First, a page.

The news is all over the web; that social network approaching their IPO, have spent a little coin buying a smaller social mobile app. If you haven’t heard, Facebook have just spent one billion dollars buying Instagram.
That’s a tidy sum of money indeed.
Even tidier when you find out there are only a dozen employees, and they haven’t made a dollar in the traditional product or service sense – it’s free to use and there isn’t even any advertising.
I wrote about Instagram in Issue 592 of the SitePoint Tribune just over a year ago. The article highlighted that they had managed one million users and $20 million of funding in just their second month. Instead of writing that piece, I should have actually been flying to San Francisco and asking for a job!
So, what’s the trick to creating an application and selling it fifteen months later to the world’s largest social network for a cool billion? Well there may be no easy checklist, however, here are a few pointers.
Build something simple. Instagram, Twitter, heck, even Facebook when it started, were simple in their offerings. If users can’t explain what it is in a minute to a friend, they’re not going to get it themselves.
Borrow from others. Sure, Instagram was fairly original in their approach, but it wasn’t like there wasn’t other photo sharing sites before 2010. They coupled photo sharing with social (just like Flickr) and then they added mobile to the mix.
Get great press early. Within weeks of their launch, Instagram had enjoyed really good reviews from influential media who raved about their product. They pitched their product to the right writers and influencers within days of launching it.
Surround yourself with smart people. Instagram networked with folks like Twitter co-founder Jack Dorsey early, meaning they were on the radar of those who watch people like Dorsey. Don’t underestimate the power of ‘who you know’.
Build something attractive to other businesses. What makes Instagram worth one billion dollars is what Facebook was prepared to pay for it. They saw the value in Instagram as a complementary product, something that will work in with their own offerings well (Facebook is a larger photo sharing site than the Yahoo-owned Flickr by many a mile).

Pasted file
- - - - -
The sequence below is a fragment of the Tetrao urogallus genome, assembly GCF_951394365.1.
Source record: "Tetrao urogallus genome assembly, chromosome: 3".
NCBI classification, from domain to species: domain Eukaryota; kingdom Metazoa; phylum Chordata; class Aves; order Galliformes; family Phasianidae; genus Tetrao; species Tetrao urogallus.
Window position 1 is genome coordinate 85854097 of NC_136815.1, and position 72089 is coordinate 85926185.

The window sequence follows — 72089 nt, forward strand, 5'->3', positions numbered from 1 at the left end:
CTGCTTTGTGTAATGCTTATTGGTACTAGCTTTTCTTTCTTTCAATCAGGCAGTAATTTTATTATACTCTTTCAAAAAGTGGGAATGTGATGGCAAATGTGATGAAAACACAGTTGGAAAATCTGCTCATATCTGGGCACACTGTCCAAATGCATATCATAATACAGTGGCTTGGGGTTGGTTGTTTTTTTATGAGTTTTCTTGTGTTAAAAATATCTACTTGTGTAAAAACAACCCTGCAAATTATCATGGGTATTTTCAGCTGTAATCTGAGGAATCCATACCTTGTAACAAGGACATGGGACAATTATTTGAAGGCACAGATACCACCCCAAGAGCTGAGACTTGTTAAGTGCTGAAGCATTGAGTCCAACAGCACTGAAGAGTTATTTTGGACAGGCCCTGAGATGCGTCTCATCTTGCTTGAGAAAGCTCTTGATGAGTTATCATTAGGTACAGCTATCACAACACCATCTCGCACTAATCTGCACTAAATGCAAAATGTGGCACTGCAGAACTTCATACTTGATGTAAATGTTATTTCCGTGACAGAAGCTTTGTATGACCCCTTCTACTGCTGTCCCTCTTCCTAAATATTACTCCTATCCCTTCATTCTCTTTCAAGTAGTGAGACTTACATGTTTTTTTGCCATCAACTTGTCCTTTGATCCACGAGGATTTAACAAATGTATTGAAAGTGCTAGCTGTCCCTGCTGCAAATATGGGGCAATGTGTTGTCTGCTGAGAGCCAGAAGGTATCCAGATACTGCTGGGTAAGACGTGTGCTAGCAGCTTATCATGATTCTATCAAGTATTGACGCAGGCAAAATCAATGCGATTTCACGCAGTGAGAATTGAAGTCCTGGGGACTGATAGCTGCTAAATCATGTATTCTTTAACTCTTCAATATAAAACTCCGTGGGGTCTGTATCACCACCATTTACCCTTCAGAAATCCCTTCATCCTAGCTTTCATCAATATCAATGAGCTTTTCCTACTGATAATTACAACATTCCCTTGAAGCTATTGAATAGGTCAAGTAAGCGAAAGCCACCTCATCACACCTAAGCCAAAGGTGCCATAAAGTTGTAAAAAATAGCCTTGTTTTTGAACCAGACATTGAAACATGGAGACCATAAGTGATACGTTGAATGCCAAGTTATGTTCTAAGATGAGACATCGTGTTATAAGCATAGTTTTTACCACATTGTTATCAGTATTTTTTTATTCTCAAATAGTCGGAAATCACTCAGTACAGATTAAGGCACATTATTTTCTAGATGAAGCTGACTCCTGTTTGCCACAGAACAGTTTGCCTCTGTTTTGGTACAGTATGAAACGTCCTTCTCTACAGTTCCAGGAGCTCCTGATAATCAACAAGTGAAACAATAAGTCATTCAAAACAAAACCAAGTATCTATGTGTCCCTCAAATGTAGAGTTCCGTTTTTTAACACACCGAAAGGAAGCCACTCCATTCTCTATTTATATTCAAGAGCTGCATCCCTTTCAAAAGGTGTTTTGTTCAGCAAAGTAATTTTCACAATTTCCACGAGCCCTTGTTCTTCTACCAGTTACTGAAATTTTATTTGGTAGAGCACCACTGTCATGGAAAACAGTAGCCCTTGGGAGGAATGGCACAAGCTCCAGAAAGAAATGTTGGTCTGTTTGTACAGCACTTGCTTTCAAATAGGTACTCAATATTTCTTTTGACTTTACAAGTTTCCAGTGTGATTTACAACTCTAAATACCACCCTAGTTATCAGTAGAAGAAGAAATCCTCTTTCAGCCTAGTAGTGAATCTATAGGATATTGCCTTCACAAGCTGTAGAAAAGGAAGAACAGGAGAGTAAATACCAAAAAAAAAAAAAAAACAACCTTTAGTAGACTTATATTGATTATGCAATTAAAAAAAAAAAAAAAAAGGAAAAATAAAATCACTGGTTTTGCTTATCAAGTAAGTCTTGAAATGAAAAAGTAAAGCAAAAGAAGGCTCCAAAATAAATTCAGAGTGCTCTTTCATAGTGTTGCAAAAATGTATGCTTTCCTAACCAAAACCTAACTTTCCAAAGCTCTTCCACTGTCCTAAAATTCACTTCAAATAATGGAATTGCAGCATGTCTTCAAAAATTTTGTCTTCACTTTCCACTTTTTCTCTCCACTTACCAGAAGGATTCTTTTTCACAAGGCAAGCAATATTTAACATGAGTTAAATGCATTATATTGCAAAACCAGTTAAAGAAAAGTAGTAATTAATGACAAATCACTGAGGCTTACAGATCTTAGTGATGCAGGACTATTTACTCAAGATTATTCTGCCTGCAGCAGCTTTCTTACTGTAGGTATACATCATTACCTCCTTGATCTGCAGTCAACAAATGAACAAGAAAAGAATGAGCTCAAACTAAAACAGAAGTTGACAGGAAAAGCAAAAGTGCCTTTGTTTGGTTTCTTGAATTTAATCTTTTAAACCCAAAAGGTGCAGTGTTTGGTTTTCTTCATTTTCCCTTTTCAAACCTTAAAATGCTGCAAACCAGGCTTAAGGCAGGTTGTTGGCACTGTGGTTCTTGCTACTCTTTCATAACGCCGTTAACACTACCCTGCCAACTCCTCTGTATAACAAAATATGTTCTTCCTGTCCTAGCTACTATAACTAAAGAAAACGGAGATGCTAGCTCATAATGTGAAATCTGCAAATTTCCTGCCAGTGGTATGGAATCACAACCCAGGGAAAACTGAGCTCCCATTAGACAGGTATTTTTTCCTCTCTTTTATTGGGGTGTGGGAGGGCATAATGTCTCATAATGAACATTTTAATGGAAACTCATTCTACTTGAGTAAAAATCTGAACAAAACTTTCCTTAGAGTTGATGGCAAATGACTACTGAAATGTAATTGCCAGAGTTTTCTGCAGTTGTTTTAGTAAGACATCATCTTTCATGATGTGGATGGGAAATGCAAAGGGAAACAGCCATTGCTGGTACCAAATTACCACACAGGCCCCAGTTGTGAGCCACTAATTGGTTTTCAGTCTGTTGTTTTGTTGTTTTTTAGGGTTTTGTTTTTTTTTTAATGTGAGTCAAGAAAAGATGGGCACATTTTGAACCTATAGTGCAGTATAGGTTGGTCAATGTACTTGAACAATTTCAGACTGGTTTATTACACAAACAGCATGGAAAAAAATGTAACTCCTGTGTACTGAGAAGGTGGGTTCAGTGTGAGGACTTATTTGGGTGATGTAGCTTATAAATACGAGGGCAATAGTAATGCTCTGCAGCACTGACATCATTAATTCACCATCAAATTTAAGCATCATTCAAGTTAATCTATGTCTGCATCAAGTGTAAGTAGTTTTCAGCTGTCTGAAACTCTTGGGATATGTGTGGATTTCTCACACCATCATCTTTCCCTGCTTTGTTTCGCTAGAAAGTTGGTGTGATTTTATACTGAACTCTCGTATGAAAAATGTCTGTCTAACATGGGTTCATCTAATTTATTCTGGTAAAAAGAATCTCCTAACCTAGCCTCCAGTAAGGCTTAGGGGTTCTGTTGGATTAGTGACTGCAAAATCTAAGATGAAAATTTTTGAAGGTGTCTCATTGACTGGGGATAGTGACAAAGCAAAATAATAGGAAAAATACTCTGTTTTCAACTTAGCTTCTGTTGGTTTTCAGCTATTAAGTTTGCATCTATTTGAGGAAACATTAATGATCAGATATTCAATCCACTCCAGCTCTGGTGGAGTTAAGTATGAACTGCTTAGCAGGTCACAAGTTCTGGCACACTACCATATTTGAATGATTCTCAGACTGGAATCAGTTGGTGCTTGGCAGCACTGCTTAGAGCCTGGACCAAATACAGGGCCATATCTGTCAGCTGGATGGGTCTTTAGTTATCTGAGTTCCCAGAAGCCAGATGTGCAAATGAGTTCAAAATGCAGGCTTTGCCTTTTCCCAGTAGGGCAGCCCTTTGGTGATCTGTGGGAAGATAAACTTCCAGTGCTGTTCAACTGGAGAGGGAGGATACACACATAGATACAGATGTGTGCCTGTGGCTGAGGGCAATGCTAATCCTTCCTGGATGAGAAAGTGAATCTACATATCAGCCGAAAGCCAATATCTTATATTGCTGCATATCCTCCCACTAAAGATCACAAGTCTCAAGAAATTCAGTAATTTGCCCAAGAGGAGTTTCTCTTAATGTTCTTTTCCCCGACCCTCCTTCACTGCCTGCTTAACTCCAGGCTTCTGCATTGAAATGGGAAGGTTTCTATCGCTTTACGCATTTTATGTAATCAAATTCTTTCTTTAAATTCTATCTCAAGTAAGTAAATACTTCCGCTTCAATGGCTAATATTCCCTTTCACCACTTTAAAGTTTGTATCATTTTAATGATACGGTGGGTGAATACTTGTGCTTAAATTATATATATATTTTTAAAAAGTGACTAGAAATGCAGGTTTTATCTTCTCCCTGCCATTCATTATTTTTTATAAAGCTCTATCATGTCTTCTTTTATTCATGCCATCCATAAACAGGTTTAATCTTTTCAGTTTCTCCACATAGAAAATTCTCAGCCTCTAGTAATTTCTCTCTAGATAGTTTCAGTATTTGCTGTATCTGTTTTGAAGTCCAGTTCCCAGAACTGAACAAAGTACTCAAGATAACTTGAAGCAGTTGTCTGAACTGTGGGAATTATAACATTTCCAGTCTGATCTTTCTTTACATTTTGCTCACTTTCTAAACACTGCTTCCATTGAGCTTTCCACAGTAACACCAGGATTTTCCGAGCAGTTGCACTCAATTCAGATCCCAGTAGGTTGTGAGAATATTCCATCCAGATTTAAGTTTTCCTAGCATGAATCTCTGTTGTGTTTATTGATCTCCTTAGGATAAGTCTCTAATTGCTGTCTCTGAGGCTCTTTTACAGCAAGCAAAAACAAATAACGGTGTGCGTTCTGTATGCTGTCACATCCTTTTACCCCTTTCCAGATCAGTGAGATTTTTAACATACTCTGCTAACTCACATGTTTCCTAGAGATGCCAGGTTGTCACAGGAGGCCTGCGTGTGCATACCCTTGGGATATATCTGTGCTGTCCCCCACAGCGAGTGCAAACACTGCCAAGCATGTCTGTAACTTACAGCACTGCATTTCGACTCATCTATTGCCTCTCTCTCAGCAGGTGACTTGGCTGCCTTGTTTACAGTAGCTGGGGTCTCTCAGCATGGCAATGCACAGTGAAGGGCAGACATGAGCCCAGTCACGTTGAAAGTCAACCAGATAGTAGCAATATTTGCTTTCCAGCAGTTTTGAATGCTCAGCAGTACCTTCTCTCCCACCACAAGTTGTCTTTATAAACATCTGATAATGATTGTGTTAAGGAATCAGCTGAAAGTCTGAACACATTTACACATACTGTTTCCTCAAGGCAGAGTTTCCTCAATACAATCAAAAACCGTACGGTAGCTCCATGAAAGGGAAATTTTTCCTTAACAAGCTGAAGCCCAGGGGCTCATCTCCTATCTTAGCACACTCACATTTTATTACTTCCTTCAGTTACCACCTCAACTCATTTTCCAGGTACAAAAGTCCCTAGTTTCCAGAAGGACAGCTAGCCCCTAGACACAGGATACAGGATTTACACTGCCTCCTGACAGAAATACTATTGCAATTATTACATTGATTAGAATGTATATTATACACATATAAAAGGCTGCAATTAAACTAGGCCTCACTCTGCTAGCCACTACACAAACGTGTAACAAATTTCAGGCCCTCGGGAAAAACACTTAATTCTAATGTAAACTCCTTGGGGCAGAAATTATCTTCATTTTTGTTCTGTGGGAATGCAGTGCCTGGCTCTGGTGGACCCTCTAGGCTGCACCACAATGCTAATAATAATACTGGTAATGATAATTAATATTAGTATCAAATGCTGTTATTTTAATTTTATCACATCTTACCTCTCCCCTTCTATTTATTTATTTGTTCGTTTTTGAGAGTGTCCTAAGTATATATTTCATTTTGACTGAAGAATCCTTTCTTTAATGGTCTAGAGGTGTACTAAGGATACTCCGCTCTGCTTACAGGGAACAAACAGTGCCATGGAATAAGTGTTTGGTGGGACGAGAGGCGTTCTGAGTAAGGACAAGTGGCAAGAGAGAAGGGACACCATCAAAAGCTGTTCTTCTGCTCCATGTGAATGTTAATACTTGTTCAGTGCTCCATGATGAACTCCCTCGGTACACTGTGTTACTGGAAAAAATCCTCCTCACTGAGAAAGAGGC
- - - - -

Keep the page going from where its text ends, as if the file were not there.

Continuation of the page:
Be fun. Instagram wasn’t just about posting badly taken mobile photos – they had filters, making these medium resolution images works of art with a push of a button, making it fun for their users.
Get serious funding. Instagram showed they were serious by getting early funding which was impressive from the start. Sure, they could have got away with a two million dollar investment, but having a 20 million dollar funding injection shows they were serious form the very start.
Keep it simple. Even now, over a year later, the product is still fairly simple. Sure, they added hashtags and more filters, but the interface and the product pitch remained the same in the simplicity of it.
Avoid cannibalizing. They could have started adding revenue models within a few months, but holding off taking the quick bucks has been an important part of the strategy. Look at Twitter, who didn’t make a cent for their first three years. If they had added advertising or paid accounts at the start, they would have cannibalized their user base, and would have turned early adopters away in droves.
Keep spending in check. Sure, they had nice offices, but they didn’t spend those initial funds on private jets or hiring one hundred engineers. They kept it small and kept their costs fairly low in comparison to others – this makes their balance sheet look very attractive to would-be purchasers.
I look forward to hearing how you’ve raised your own billion dollars by using these tips – remember us little people if you do. Good luck! Oh, and Kevin and Mike (Instagram founders), my original article must have helped that sale price, surely?